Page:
The Role of College for Web Designers

The Role of College for Web Designers

College has changed in the past 100 years, rather, the importance of college has changed.  I remember in one of my literature classes, we examined an analysis of Gilgamesh, and the writer listed himself as George Bradshaw, B.A.

Yep, he flaunted his Bachelors of Arts.  That was a big deal during the 1910s, I guess.  But now, since everyone’s getting a B.S(omething)- college students across America are asking themselves “why am I here?”  (or “why am I drunk?”- depending on how well you did on your SATs).  But you still have to get a degree- it’s just ubiquitous in our society.

As a web designer who has come to grips with the role of college in my life, I still have to ask myself some questions: Who is going to teach me design? Is that something I have to do myself?  What purpose does college serve me, a self taught web designer running a internet company?

A piece of paper does not put you on a pedestal. It boils down to the quality of work you are capable of producing, where experience plays a monumental role. Degrees are a way to get your foot in the door, but your portfolio will be what helps you get all the way in.

Bubble of Free Time

College provides a unique bubble of free time.  Self-improvement is your full time job (they don’t tell you- but that tuition pays for your social life as well).  Traditionally, college means hitting the books, putting in library hours, and getting involved around campus – all the standard steps to success. All of that is true, you still need to put in the hours for academics.  If you focus all on academics-explain the boredom (you have free time, buddy).

College students have been trained to think a career is something that doesn’t start until after college.  For many web designers, that buffer time doesn’t exist. We have the luxury of starting our careers well before graduation day.  Some of the prominent internet companies of our day started in dorm rooms: Google, Microsoft, and Facebook all have roots in college age students putting in time between classes, taking advantage of the time they had before family, taxes, and social security checks became the foremost things on their minds.

The Social Aspect

You have the opportunity to get familiar with a very desirable market – 18 to 25 year olds.  By going through the motions of school, you will be able to better relate to this age group, perhaps even drawing inspiration for projects based on their needs. Although grasping the zeitgeist of the hormonal is beneficial, there are other merits:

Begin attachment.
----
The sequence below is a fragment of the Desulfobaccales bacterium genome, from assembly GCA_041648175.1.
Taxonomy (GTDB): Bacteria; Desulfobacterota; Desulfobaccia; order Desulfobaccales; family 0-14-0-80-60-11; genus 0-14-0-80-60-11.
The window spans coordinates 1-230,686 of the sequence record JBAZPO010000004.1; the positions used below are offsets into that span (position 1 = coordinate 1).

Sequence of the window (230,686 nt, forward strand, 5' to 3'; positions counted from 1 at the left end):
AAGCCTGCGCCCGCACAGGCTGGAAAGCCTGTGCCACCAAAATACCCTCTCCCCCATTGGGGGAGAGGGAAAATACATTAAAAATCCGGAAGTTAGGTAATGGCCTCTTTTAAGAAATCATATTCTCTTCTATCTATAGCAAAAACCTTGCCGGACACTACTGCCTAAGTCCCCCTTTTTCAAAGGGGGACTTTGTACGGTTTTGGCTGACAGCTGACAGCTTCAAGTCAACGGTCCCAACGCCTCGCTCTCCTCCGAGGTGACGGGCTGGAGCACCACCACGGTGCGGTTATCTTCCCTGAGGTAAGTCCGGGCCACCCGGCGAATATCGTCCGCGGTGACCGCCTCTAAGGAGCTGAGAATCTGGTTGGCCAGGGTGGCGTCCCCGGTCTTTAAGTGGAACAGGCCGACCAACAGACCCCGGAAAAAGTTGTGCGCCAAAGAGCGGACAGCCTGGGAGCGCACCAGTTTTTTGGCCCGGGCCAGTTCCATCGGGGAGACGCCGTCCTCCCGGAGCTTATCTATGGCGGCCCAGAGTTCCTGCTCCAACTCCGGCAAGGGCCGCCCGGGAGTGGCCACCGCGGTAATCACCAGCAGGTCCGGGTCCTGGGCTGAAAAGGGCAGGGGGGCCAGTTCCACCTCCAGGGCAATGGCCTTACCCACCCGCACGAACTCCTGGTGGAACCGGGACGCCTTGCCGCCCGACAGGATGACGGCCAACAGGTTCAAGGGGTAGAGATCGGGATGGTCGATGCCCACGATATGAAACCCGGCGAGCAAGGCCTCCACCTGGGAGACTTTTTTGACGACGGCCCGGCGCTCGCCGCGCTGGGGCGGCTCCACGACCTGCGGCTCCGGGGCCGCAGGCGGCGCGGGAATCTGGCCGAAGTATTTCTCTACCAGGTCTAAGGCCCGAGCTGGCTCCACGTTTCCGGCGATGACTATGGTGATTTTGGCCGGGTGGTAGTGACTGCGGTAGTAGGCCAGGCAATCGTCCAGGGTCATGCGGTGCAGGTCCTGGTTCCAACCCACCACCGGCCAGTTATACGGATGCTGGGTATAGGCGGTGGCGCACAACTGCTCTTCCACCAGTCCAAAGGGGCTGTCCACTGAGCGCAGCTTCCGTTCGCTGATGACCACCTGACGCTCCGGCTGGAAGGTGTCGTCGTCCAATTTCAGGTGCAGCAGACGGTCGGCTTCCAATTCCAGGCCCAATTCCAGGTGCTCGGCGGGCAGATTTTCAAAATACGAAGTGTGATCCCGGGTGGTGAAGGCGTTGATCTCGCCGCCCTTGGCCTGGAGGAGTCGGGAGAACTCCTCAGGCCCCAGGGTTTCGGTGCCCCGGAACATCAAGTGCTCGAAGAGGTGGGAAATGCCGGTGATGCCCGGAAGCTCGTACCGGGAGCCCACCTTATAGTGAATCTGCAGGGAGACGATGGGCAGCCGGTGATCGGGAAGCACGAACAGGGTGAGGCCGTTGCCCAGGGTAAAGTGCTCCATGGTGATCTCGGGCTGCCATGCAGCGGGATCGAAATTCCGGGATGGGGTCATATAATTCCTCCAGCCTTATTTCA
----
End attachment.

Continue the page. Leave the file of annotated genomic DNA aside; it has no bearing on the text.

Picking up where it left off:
1. Connections and Internships - Odds are your school has some connections you don’t, which provides great leverage for internship opportunities. If your school doesn’t, then it’s on you to fend for those ‘ternships.  Dump out those resumes and cover letters- you’re bound to be noticed by someone.
  2. Meeting Potential Partners - There are other people with entrepreneurial interests that may extend outside the internet, yet be good individuals to partner with for joint ventures. College is a breeding crowd for young, enthusiastic people looking to be a part of something meaningful – perhaps one of them would be a perfect addition to your web company.  That doesn’t mean you need to put yourself up for election for student government- check out your school’s improv troupe, those kids are dying for friends (and they sure have enough ideas to fill the year).
  3. Press, Contests, and Awards - The press loves student entrepreneurs. A story about the trials and tribulations of a 20-something juggle trying to run a company and going to school full time? Absolute news bait, take advantage of it. Also, your school probably has writing contests.  Sure sure, you may not be the next Hardy, but hell- $200 bucks will get you that refurbished monitor you saw on Woot.  Furthermore, student entrepreneurial contests can be a great gateway for networking and press coverage.

Do you think Facebook would be as successful if it had been created by a high school dropout rather than a college student? Yeah, maybe Harvard had something to do with it- but still.  I saw the movie- he was drunk.  Going to college is as much about staying connected with your age group and developing your social skills, as it is about education. If social media has taught us anything, it’s all about networking. There’s really no telling which of your peers/teachers could be responsible for your next big job.

Academics – Time Spent Wisely?

If you run a web business alongside your school work, there will be plenty of days where you will question the value of doing your art history homework over chipping away at client work. If you don’t see the purpose of an assignment, it can very quickly become a nuisance that will be skipped right over, which is why picking a relevant degree is key.